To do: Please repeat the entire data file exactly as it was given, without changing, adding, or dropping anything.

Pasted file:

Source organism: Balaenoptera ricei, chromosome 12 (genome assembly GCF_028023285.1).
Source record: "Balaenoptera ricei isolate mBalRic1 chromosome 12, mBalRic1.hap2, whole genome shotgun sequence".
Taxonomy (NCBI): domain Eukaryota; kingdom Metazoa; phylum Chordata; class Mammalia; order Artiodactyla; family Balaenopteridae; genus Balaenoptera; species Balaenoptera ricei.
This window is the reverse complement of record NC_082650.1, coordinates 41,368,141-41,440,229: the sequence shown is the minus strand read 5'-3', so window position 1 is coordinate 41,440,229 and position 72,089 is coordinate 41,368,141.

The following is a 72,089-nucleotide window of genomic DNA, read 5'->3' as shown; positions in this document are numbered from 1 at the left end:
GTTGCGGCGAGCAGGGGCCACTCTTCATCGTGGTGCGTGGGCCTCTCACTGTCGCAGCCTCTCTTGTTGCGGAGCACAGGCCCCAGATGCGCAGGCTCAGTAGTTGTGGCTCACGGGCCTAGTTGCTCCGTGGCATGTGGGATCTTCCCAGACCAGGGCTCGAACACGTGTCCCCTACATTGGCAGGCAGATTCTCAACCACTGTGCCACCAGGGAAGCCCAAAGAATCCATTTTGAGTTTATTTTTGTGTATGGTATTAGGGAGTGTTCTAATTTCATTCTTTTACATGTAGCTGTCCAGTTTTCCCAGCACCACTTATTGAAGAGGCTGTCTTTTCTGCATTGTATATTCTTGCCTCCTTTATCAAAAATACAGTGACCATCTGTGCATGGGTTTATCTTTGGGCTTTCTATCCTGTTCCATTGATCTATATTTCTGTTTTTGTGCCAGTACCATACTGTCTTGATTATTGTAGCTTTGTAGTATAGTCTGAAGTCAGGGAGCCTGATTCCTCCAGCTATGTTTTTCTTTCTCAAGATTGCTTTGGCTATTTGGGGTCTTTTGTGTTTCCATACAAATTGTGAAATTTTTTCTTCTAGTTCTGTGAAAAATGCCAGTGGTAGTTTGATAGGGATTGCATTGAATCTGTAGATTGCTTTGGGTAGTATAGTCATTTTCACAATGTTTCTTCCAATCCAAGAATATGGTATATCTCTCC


Source organism: Balaenoptera ricei, chromosome 12 (genome assembly GCF_028023285.1).
Source record: "Balaenoptera ricei isolate mBalRic1 chromosome 12, mBalRic1.hap2, whole genome shotgun sequence".
Taxonomy (NCBI): domain Eukaryota; kingdom Metazoa; phylum Chordata; class Mammalia; order Artiodactyla; family Balaenopteridae; genus Balaenoptera; species Balaenoptera ricei.
This window is the reverse complement of record NC_082650.1, coordinates 41,368,141-41,440,229: the sequence shown is the minus strand read 5'-3', so window position 1 is coordinate 41,440,229 and position 72,089 is coordinate 41,368,141.

The following is a 72,089-nucleotide window of genomic DNA, read 5'->3' as shown; positions in this document are numbered from 1 at the left end:
GTTGCGGCGAGCAGGGGCCACTCTTCATCGTGGTGCGTGGGCCTCTCACTGTCGCAGCCTCTCTTGTTGCGGAGCACAGGCCCCAGATGCGCAGGCTCAGTAGTTGTGGCTCACGGGCCTAGTTGCTCCGTGGCATGTGGGATCTTCCCAGACCAGGGCTCGAACACGTGTCCCCTACATTGGCAGGCAGATTCTCAACCACTGTGCCACCAGGGAAGCCCAAAGAATCCATTTTGAGTTTATTTTTGTGTATGGTATTAGGGAGTGTTCTAATTTCATTCTTTTACATGTAGCTGTCCAGTTTTCCCAGCACCACTTATTGAAGAGGCTGTCTTTTCTGCATTGTATATTCTTGCCTCCTTTATCAAAAATACAGTGACCATCTGTGCATGGGTTTATCTTTGGGCTTTCTATCCTGTTCCATTGATCTATATTTCTGTTTTTGTGCCAGTACCATACTGTCTTGATTATTGTAGCTTTGTAGTATAGTCTGAAGTCAGGGAGCCTGATTCCTCCAGCTATGTTTTTCTTTCTCAAGATTGCTTTGGCTATTTGGGGTCTTTTGTGTTTCCATACAAATTGTGAAATTTTTTCTTCTAGTTCTGTGAAAAATGCCAGTGGTAGTTTGATAGGGATTGCATTGAATCTGTAGATTGCTTTGGGTAGTATAGTCATTTTCACAATGTTTCTTCCAATCCAAGAATATGGTATATCTCTCC